£14 million to empower communities and build safer neighbourhoods

Published on Wednesday, 20 July 2011 14:22
Posted by Scott Buckler

Two new funds totalling £14 million are being made available to the voluntary sector to empower communities to take action against crime and antisocial behaviour, Crime Prevention Minister Baroness Browning announced today (July 20th)


As part of the government's ambition to drive up community activism and build safer neighbourhoods, organisations from the voluntary sector across England and Wales are being invited to apply for a share of two new funds to support local areas in tackling the issues that matter most to them. The funds are:

* A £5 million 'Community Action Against Crime: Innovation Fund' - to bring together active citizens and encourage new and creative ways of working within communities to tackle crime, with a further £5 million set aside for 2012-13; and

* A £4 million 'Choices Fund' - to support the development of innovative local solutions to reduce substance misuse and offending by young people.

Baroness Angela Browning said:

"We know people are concerned about the crime and antisocial behaviour that blights many of our towns and cities. That is why we want to empower more communities to work together to tackle issues that matter to them locally.

"The voluntary sector plays a vital role in delivering this ambition and this new funding will help us to drive up action, encourage more creative solutions and build safer neighbourhoods for everyone.

"We will play our part too by making the police more accountable to the public they serve and ensure that local policing priorities are focussed on what local people want, not on what central government thinks they want. We have also introduced the first ever nationwide street level crime maps which, along with regular beat meetings, mean the public can hold their local force to account not just every four years but every day."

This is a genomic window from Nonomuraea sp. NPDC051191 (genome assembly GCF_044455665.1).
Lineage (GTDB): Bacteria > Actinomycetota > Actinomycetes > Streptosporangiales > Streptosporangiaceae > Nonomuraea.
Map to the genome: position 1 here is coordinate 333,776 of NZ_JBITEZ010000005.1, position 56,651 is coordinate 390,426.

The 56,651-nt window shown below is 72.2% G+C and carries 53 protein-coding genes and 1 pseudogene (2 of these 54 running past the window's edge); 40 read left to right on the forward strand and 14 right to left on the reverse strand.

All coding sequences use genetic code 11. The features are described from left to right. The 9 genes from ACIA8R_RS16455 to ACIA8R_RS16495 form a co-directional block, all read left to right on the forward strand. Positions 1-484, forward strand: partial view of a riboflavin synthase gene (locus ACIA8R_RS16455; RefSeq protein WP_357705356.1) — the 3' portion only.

Baroness Newlove, the government's Champion for Active Safer Communities is already leading work to boost community activism. Her report, 'Our Vision for Safe and Active Communities', called for a change of culture so neighbourhoods no longer see crime, antisocial behaviour and disorder as 'someone else's problem'; and for services to go beyond simply asking communities what their problems are and see them as equal partners in resolving those issues.

Baroness Newlove said:

"There are so many good people out there, working hard to make their communities safe and happy. My report championed their efforts and among its recommendations called for agencies to work together in genuine partnership with local people, who know what works and what needs to be done to solve local problems.

"This funding will give communities suffering the effects of crime and antisocial behaviour much more of a say in reclaiming their neighbourhoods and making change happen. We need to acknowledge the fantastic work individuals and informal partnerships are doing, often as volunteers, dipping into their own pockets, and let them access this funding too to get on with the job of building strong and caring neighbourhoods in their own innovative way."

Since January the public have been able to see what crime and antisocial behaviour is happening on their streets via www.police.uk and find out how to contact their local police if they have concerns. Through the introduction of elected Police and Crime Commissioners from May 2012 the government is also giving power back to the people, giving them a proper say in how their local area is policed, and at the same time freeing up the police from central government targets and red tape to help officers get back out on the streets fighting crime.


Source: Home Office

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